Given the fact that Tiffany is one of the oldest and largest jewelry stores in the world, you would think that it would be impossible for an employee to successfully steal and resell $1.3 million worth of necklaces, bracelets, earrings and pendants from the company. However, Tiffany’s former vice president of product development Ingrid Lederhaas-Okun managed to do just that.
Because of her position in the company, Mrs. Lederhaas-Okun was able to temporarily check out various jewelry items on a temporary basis. However, instead of returning the jewelry items to the company, Mrs. Lederhaas-Okun sold them to an unknown international jewelry buyer. Over a period of four months, Ingrid Lederhaas-Okun pilfered and sold well over 150 Tiffany pendants, bracelets, earrings and necklaces.
Amazingly, the theft was not discovered until Mrs. Lederhaas-Okun was let go as part of an overall company restructuring. At this time, Tiffany executives discovered that well over 150 checked out jewelry items were never returned. A full investigation quickly revealed checks written to Mrs. Lederhaas-Okun and her husband, along with papers stating that the items were hers to sell.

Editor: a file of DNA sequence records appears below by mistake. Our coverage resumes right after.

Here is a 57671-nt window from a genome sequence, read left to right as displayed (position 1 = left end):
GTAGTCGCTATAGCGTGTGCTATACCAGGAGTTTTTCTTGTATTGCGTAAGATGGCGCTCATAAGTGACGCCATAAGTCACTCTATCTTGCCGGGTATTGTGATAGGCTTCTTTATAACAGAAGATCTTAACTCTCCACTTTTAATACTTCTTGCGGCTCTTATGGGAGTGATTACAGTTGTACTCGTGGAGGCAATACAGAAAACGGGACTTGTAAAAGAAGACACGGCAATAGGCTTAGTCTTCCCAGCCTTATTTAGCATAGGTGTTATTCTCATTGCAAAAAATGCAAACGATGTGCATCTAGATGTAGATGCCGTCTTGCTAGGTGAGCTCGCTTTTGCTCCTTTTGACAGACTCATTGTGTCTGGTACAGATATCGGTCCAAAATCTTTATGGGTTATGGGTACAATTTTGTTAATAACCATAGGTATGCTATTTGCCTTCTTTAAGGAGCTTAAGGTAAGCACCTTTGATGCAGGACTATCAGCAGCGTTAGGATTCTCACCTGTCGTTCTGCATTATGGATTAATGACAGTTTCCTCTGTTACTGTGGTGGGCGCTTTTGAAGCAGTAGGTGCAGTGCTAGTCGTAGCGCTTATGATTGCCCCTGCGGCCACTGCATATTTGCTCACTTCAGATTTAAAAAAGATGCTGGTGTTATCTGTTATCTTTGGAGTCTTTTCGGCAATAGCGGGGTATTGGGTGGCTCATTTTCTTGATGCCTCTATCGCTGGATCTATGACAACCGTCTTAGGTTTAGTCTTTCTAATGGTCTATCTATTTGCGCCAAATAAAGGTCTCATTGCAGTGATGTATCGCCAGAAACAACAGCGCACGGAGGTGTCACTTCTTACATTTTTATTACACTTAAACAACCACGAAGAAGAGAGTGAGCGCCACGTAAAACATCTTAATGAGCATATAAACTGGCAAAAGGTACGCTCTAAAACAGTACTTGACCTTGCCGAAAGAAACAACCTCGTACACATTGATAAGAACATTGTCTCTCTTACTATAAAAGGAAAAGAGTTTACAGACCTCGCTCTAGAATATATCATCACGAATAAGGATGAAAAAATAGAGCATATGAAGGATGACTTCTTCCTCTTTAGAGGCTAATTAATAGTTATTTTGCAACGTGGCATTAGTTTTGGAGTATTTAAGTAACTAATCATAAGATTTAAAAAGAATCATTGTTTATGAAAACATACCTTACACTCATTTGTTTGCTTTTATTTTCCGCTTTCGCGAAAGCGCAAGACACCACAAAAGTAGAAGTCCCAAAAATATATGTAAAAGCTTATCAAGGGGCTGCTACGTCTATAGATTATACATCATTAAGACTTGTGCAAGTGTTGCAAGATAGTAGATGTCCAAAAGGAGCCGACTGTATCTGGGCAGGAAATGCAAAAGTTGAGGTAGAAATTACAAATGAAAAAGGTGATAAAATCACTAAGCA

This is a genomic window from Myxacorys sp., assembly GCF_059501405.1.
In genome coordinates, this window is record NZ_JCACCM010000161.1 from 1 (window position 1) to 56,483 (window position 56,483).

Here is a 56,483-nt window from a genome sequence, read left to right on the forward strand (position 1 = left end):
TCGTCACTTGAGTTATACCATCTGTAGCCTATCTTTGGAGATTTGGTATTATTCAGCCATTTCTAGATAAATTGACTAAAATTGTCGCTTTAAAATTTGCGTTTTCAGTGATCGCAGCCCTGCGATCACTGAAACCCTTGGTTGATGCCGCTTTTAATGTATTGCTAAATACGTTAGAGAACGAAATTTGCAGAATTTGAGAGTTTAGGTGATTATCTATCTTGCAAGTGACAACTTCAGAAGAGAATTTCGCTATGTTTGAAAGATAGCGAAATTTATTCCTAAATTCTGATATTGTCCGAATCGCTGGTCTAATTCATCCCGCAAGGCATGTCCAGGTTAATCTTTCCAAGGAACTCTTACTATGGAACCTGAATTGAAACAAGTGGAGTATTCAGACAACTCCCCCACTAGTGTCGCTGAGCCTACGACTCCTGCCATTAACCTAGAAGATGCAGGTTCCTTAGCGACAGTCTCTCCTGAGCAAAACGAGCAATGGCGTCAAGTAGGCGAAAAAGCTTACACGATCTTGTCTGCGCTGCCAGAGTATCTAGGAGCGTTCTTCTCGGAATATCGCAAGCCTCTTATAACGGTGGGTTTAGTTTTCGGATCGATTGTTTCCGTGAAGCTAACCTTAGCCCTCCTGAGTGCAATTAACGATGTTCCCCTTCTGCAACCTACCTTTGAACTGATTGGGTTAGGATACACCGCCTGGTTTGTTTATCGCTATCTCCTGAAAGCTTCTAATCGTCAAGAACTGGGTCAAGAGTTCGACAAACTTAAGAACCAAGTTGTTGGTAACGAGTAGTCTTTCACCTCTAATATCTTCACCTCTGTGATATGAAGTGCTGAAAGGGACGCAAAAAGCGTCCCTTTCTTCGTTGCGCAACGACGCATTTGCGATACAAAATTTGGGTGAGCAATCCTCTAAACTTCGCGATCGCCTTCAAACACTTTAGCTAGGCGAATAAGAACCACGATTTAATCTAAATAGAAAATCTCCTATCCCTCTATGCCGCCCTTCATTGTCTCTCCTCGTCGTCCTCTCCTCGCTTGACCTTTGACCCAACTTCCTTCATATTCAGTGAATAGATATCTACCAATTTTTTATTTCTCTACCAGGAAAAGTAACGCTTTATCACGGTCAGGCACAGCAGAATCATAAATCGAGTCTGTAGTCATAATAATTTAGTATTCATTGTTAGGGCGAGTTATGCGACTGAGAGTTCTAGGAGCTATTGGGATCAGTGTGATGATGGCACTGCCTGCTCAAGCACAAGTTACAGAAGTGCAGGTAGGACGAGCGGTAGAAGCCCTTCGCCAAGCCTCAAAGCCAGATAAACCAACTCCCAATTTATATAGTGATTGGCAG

It was not just Ingrid Lederhaas-Okun’s position that enabled her to conceal her ongoing theft for so long. Tiffany’s company policy stipulates that jewelry items valued at $25,000 or more must be inventoried on a daily basis; however, items costing less than this amount were not included in the daily inventory. Records show that Mrs. Lederhaas-Okun “played it safe” by only taking items that cost $10,000 or less.
Ingrid Lederhaas-Okun now faces charges that could lead to up to 30 years in prison. Tiffany has naturally not commented on the case, but it can be assumed that the company will likely tighten up its security regulations in order to avoid losing such a large quantity of jewelry in the future.